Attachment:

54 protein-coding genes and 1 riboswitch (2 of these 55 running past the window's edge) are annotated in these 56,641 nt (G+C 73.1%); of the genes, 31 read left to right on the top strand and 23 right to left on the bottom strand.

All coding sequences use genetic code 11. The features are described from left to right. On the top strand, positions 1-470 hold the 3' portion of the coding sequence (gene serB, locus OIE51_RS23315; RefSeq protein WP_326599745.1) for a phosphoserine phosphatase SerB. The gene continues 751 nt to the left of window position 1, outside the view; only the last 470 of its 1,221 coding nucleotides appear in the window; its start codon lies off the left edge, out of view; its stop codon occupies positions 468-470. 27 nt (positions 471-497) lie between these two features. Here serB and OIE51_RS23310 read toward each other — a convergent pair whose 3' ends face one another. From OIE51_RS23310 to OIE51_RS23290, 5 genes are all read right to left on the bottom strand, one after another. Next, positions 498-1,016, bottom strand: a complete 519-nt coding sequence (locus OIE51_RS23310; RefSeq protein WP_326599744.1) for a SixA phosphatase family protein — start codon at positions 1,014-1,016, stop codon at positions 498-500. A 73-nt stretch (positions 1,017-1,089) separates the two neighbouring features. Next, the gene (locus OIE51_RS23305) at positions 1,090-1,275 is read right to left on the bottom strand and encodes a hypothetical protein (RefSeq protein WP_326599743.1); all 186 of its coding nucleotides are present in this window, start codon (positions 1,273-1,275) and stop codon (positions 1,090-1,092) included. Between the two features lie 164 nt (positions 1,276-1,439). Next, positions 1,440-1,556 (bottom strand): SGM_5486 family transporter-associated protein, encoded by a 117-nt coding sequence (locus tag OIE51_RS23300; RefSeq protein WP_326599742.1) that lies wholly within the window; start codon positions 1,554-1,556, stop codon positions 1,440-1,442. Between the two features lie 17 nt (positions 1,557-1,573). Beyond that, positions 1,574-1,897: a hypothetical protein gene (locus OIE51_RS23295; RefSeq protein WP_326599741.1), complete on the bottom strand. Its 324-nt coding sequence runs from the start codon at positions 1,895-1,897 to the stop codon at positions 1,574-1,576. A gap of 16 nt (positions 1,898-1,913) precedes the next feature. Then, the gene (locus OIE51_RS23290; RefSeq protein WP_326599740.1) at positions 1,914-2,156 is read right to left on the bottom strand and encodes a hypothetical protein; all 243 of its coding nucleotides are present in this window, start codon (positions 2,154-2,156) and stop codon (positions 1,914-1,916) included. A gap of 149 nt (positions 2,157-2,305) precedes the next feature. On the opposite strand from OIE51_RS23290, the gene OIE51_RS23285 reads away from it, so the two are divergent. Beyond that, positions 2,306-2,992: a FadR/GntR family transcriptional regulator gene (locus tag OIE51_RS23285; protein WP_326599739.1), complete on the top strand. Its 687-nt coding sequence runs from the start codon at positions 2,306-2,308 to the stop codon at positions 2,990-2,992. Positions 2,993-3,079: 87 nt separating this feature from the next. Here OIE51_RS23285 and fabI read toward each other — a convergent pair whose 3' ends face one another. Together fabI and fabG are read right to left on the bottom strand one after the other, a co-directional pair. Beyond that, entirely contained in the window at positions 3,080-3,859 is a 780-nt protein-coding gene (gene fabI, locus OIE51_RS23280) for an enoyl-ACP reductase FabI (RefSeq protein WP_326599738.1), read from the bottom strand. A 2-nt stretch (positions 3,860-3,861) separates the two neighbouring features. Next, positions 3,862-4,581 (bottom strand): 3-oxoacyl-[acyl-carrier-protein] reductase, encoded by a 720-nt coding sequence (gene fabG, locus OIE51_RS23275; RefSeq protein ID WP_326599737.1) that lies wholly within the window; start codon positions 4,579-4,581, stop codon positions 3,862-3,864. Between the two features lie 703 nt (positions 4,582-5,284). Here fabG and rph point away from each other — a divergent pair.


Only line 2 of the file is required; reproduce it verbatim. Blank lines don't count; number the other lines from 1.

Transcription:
All coding sequences use genetic code 11. The features are described from left to right. On the top strand, positions 1-470 hold the 3' portion of the coding sequence (gene serB, locus OIE51_RS23315; RefSeq protein WP_326599745.1) for a phosphoserine phosphatase SerB. The gene continues 751 nt to the left of window position 1, outside the view; only the last 470 of its 1,221 coding nucleotides appear in the window; its start codon lies off the left edge, out of view; its stop codon occupies positions 468-470. 27 nt (positions 471-497) lie between these two features. Here serB and OIE51_RS23310 read toward each other — a convergent pair whose 3' ends face one another. From OIE51_RS23310 to OIE51_RS23290, 5 genes are all read right to left on the bottom strand, one after another. Next, positions 498-1,016, bottom strand: a complete 519-nt coding sequence (locus OIE51_RS23310; RefSeq protein WP_326599744.1) for a SixA phosphatase family protein — start codon at positions 1,014-1,016, stop codon at positions 498-500. A 73-nt stretch (positions 1,017-1,089) separates the two neighbouring features. Next, the gene (locus OIE51_RS23305) at positions 1,090-1,275 is read right to left on the bottom strand and encodes a hypothetical protein (RefSeq protein WP_326599743.1); all 186 of its coding nucleotides are present in this window, start codon (positions 1,273-1,275) and stop codon (positions 1,090-1,092) included. Between the two features lie 164 nt (positions 1,276-1,439). Next, positions 1,440-1,556 (bottom strand): SGM_5486 family transporter-associated protein, encoded by a 117-nt coding sequence (locus tag OIE51_RS23300; RefSeq protein WP_326599742.1) that lies wholly within the window; start codon positions 1,554-1,556, stop codon positions 1,440-1,442. Between the two features lie 17 nt (positions 1,557-1,573). Beyond that, positions 1,574-1,897: a hypothetical protein gene (locus OIE51_RS23295; RefSeq protein WP_326599741.1), complete on the bottom strand. Its 324-nt coding sequence runs from the start codon at positions 1,895-1,897 to the stop codon at positions 1,574-1,576. A gap of 16 nt (positions 1,898-1,913) precedes the next feature. Then, the gene (locus OIE51_RS23290; RefSeq protein WP_326599740.1) at positions 1,914-2,156 is read right to left on the bottom strand and encodes a hypothetical protein; all 243 of its coding nucleotides are present in this window, start codon (positions 2,154-2,156) and stop codon (positions 1,914-1,916) included. A gap of 149 nt (positions 2,157-2,305) precedes the next feature. On the opposite strand from OIE51_RS23290, the gene OIE51_RS23285 reads away from it, so the two are divergent. Beyond that, positions 2,306-2,992: a FadR/GntR family transcriptional regulator gene (locus tag OIE51_RS23285; protein WP_326599739.1), complete on the top strand. Its 687-nt coding sequence runs from the start codon at positions 2,306-2,308 to the stop codon at positions 2,990-2,992. Positions 2,993-3,079: 87 nt separating this feature from the next. Here OIE51_RS23285 and fabI read toward each other — a convergent pair whose 3' ends face one another. Together fabI and fabG are read right to left on the bottom strand one after the other, a co-directional pair. Beyond that, entirely contained in the window at positions 3,080-3,859 is a 780-nt protein-coding gene (gene fabI, locus OIE51_RS23280) for an enoyl-ACP reductase FabI (RefSeq protein WP_326599738.1), read from the bottom strand. A 2-nt stretch (positions 3,860-3,861) separates the two neighbouring features. Next, positions 3,862-4,581 (bottom strand): 3-oxoacyl-[acyl-carrier-protein] reductase, encoded by a 720-nt coding sequence (gene fabG, locus OIE51_RS23275; RefSeq protein ID WP_326599737.1) that lies wholly within the window; start codon positions 4,579-4,581, stop codon positions 3,862-3,864. Between the two features lie 703 nt (positions 4,582-5,284). Here fabG and rph point away from each other — a divergent pair.